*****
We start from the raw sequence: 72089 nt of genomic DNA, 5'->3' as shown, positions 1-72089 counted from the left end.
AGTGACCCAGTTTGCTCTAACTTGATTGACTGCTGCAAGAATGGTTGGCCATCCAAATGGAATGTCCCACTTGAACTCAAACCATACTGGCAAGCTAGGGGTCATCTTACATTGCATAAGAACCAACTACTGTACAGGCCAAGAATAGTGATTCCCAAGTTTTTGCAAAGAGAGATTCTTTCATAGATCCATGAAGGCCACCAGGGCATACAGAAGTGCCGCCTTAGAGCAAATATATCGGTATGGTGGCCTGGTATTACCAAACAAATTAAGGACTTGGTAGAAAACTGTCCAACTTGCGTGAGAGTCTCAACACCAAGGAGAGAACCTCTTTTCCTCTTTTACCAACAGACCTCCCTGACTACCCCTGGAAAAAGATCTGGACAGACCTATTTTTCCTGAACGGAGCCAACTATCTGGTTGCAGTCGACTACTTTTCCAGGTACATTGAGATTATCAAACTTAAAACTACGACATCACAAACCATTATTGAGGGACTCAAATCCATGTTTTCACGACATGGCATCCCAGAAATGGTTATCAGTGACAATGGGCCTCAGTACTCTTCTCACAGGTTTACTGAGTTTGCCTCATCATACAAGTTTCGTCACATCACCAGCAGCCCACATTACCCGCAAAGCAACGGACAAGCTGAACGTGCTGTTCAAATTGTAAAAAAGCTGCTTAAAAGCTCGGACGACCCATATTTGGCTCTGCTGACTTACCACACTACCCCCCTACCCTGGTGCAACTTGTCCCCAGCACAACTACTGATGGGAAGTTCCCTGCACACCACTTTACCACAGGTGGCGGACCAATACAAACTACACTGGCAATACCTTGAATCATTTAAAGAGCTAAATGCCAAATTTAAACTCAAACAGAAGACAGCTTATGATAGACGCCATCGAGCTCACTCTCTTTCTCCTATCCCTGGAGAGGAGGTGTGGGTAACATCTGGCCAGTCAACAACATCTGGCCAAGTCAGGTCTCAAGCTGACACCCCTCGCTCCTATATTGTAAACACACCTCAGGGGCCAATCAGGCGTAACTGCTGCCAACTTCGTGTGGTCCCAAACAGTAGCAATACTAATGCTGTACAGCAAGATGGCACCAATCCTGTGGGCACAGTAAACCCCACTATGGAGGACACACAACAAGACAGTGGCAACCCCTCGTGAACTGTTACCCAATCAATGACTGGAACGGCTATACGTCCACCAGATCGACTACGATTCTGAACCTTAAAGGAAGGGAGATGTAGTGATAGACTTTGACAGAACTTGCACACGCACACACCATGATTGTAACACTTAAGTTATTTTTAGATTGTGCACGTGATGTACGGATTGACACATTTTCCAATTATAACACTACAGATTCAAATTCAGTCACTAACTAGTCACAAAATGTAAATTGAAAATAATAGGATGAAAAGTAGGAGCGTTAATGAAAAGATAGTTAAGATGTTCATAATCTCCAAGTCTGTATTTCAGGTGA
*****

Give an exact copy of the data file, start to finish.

We start from the raw sequence: 72089 nt of genomic DNA, 5'->3' as shown, positions 1-72089 counted from the left end.
AGTGACCCAGTTTGCTCTAACTTGATTGACTGCTGCAAGAATGGTTGGCCATCCAAATGGAATGTCCCACTTGAACTCAAACCATACTGGCAAGCTAGGGGTCATCTTACATTGCATAAGAACCAACTACTGTACAGGCCAAGAATAGTGATTCCCAAGTTTTTGCAAAGAGAGATTCTTTCATAGATCCATGAAGGCCACCAGGGCATACAGAAGTGCCGCCTTAGAGCAAATATATCGGTATGGTGGCCTGGTATTACCAAACAAATTAAGGACTTGGTAGAAAACTGTCCAACTTGCGTGAGAGTCTCAACACCAAGGAGAGAACCTCTTTTCCTCTTTTACCAACAGACCTCCCTGACTACCCCTGGAAAAAGATCTGGACAGACCTATTTTTCCTGAACGGAGCCAACTATCTGGTTGCAGTCGACTACTTTTCCAGGTACATTGAGATTATCAAACTTAAAACTACGACATCACAAACCATTATTGAGGGACTCAAATCCATGTTTTCACGACATGGCATCCCAGAAATGGTTATCAGTGACAATGGGCCTCAGTACTCTTCTCACAGGTTTACTGAGTTTGCCTCATCATACAAGTTTCGTCACATCACCAGCAGCCCACATTACCCGCAAAGCAACGGACAAGCTGAACGTGCTGTTCAAATTGTAAAAAAGCTGCTTAAAAGCTCGGACGACCCATATTTGGCTCTGCTGACTTACCACACTACCCCCCTACCCTGGTGCAACTTGTCCCCAGCACAACTACTGATGGGAAGTTCCCTGCACACCACTTTACCACAGGTGGCGGACCAATACAAACTACACTGGCAATACCTTGAATCATTTAAAGAGCTAAATGCCAAATTTAAACTCAAACAGAAGACAGCTTATGATAGACGCCATCGAGCTCACTCTCTTTCTCCTATCCCTGGAGAGGAGGTGTGGGTAACATCTGGCCAGTCAACAACATCTGGCCAAGTCAGGTCTCAAGCTGACACCCCTCGCTCCTATATTGTAAACACACCTCAGGGGCCAATCAGGCGTAACTGCTGCCAACTTCGTGTGGTCCCAAACAGTAGCAATACTAATGCTGTACAGCAAGATGGCACCAATCCTGTGGGCACAGTAAACCCCACTATGGAGGACACACAACAAGACAGTGGCAACCCCTCGTGAACTGTTACCCAATCAATGACTGGAACGGCTATACGTCCACCAGATCGACTACGATTCTGAACCTTAAAGGAAGGGAGATGTAGTGATAGACTTTGACAGAACTTGCACACGCACACACCATGATTGTAACACTTAAGTTATTTTTAGATTGTGCACGTGATGTACGGATTGACACATTTTCCAATTATAACACTACAGATTCAAATTCAGTCACTAACTAGTCACAAAATGTAAATTGAAAATAATAGGATGAAAAGTAGGAGCGTTAATGAAAAGATAGTTAAGATGTTCATAATCTCCAAGTCTGTATTTCAGGTGA